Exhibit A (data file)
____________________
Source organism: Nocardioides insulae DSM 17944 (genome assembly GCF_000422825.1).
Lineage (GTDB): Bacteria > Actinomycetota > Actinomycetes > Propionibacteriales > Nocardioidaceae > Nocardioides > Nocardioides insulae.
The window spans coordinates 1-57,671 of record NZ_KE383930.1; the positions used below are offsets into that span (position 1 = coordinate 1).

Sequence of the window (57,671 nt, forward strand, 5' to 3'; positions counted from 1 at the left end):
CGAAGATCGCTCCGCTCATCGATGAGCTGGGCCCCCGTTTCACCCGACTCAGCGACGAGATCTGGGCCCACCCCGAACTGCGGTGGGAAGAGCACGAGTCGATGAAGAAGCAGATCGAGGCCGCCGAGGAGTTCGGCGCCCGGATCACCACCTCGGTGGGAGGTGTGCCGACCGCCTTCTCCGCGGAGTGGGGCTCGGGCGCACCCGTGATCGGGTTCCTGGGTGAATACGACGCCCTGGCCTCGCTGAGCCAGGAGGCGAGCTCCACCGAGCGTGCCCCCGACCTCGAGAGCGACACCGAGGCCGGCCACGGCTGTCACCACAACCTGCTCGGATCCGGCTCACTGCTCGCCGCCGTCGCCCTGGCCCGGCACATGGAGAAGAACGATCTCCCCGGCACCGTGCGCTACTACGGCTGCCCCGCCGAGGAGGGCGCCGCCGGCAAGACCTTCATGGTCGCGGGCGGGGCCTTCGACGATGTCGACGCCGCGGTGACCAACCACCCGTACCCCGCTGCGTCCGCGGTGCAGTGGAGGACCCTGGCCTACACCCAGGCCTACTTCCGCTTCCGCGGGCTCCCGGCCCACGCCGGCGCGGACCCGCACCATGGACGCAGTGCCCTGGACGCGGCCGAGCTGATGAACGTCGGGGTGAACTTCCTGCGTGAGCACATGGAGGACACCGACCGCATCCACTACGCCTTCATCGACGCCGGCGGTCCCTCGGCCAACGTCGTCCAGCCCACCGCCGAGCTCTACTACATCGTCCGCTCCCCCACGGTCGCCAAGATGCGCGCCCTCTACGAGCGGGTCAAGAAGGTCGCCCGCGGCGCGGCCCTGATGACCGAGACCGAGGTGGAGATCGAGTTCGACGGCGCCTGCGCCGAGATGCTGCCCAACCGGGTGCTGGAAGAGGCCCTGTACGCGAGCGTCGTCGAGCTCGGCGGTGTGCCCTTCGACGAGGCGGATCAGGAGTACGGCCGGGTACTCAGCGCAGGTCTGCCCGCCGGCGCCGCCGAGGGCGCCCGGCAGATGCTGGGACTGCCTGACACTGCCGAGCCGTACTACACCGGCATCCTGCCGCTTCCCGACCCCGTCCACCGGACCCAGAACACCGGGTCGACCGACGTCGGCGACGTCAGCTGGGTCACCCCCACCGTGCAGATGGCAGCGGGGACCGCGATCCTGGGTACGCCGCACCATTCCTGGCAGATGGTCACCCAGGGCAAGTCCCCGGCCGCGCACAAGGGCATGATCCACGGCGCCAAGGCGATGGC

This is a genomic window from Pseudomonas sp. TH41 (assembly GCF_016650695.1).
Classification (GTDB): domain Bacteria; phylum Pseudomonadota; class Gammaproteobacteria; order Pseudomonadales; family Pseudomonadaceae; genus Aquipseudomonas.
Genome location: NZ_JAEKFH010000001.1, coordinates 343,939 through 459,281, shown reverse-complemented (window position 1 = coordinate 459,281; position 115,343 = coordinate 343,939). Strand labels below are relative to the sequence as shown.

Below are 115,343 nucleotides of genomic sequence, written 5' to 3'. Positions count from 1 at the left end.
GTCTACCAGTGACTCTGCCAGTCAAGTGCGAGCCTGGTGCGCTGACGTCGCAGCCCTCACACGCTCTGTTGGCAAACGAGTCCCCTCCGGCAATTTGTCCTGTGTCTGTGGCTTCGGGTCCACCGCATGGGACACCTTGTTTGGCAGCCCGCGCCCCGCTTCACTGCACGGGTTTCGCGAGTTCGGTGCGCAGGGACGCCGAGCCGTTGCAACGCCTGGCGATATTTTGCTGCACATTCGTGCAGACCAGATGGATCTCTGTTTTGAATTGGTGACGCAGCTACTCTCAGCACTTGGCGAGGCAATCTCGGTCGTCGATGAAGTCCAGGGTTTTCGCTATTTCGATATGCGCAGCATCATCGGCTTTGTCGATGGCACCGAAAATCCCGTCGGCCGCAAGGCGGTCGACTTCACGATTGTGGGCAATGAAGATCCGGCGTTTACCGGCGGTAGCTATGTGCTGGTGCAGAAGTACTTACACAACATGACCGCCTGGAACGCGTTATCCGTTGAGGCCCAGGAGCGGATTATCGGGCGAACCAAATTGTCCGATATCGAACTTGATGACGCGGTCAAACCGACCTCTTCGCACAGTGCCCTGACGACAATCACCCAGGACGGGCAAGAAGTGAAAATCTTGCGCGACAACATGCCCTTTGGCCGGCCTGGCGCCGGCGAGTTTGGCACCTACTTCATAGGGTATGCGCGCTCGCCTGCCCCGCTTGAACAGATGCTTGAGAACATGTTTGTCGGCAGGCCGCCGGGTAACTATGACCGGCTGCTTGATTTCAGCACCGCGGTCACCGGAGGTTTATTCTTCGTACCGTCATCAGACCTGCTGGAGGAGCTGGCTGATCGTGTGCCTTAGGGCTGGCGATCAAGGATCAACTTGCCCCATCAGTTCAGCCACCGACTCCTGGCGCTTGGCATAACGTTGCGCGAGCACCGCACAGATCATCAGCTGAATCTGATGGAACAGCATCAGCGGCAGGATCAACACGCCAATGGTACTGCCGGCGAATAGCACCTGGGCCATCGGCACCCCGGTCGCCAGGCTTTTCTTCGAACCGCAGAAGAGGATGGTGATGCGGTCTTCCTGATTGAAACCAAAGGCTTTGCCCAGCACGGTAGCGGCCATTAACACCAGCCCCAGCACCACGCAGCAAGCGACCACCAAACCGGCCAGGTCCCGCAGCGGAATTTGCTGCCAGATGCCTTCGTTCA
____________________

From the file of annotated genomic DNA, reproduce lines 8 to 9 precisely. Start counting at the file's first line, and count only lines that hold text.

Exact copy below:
Genome location: NZ_JAEKFH010000001.1, coordinates 343,939 through 459,281, shown reverse-complemented (window position 1 = coordinate 459,281; position 115,343 = coordinate 343,939). Strand labels below are relative to the sequence as shown.

Below are 115,343 nucleotides of genomic sequence, written 5' to 3'. Positions count from 1 at the left end.